There is nothing that "sparks joy" like walking into the doors of a coffee shop, especially if it's a new coffee shop I haven't yet been to. When I place my drink order and I patiently wait at the end of the coffee bar for my name to be called, all I can think to myself is: "I want to remember this moment forever." This might sound dramatic, but sometimes when I hold a cup of coffee I imagine this is a small sliver of what it'll be like to hold my newborn one day.
If you search the hashtag #coffee on Instagram there are over 105 million posts that come up. Then if you refine your search to #coffeeshop there are over 8 million photos tagged. Now that's a lot of shots of coffee (no pun intended). These photos range from quick snaps of coffee on the go, to delicately curated photos of coffee that make you crave caffeine like no other.
Coffee shops are so much more than places you can go to get you 5 o'clock cup of coffee. They are places where people can come to find community and gathering. It's sometimes hard to find a safe place in this world where you can come together and share good conversation and make connections. Walk into any local coffee shop and you'll see all sorts of people interacting and bonding over hot cups of joe.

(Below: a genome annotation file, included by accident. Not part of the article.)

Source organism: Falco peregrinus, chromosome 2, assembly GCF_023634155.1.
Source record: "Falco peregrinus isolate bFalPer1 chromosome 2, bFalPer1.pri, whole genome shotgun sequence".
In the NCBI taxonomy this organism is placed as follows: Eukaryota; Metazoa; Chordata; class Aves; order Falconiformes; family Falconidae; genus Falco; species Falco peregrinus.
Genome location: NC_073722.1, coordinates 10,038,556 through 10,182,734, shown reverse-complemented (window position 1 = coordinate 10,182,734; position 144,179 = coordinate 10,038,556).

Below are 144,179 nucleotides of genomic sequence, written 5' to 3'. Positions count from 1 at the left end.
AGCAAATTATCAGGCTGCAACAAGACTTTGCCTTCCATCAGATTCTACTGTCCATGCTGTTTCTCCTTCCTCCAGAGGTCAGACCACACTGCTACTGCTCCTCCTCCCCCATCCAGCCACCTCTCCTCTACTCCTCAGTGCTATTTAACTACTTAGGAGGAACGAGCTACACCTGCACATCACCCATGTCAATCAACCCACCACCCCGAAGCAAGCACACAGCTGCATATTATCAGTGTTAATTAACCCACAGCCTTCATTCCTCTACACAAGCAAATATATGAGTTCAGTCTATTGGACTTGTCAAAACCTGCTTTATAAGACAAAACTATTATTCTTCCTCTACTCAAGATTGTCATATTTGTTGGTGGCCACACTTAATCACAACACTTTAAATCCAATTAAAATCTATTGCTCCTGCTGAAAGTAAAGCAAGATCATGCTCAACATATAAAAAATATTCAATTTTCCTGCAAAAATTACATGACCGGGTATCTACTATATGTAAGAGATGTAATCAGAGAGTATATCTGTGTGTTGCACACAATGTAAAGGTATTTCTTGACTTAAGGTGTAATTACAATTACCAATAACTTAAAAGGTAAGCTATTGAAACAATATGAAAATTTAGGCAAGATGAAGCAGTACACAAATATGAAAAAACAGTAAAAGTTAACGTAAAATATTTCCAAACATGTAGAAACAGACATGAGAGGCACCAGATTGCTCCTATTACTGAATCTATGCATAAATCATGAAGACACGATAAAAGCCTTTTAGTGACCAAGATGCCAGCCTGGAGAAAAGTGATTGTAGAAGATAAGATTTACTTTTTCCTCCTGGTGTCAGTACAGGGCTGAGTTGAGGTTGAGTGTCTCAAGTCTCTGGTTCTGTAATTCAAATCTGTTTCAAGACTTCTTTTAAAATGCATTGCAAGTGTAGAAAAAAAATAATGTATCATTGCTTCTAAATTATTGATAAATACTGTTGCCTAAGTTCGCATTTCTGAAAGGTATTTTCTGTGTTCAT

So why should I feel bad about posting a quick pic of me getting coffee with my best friend? Or grab a cup of coffee before my afternoon class? Why are we shaming people for sharing a part of their day that so clearly brings them happiness?
Of course, there are those posts you see of someone getting their third cup of coffee for the day, or trying out Starbuck's most recent seasonal drink, that makes you cringe a little. "It's too mainstream" you cynically think to yourself. How is your cup of coffee be relevant to my dreary Monday morning? Maybe it's more than a picture of coffee that we should be sharing.
Every picture you see or twitter post you read has some type of thought or meaning behind it. Yes, there will be posts that do not have any sort of message behind it at all (ie. a repetitive picture of a sunset you've already seen 20 times on your feed) but a majority of these posts have more to offer its readers.
So go ahead, take that cute picture with your caramel latté and don't be afraid to add it to your feed. Don't worry about what people think about your slight caffeine addiction, capture the moment. Capture the conversation you share and the vibes you get from your favorite coffee shop. Social media is all about sharing everyday life events, from your own unique perspective.
On top of sharing how you spent that five dollars you probably should've saved, express yourself in the caption. Tell your followers why you just had to share what might be a very average looking photo of your morning mocha with them. Did you have a revelation while slowly sipping it? Did you realize you forgot to feed your fish? Did God speak to you during your morning coffee and Bible study time? Don't just post, be intentional in everything you do.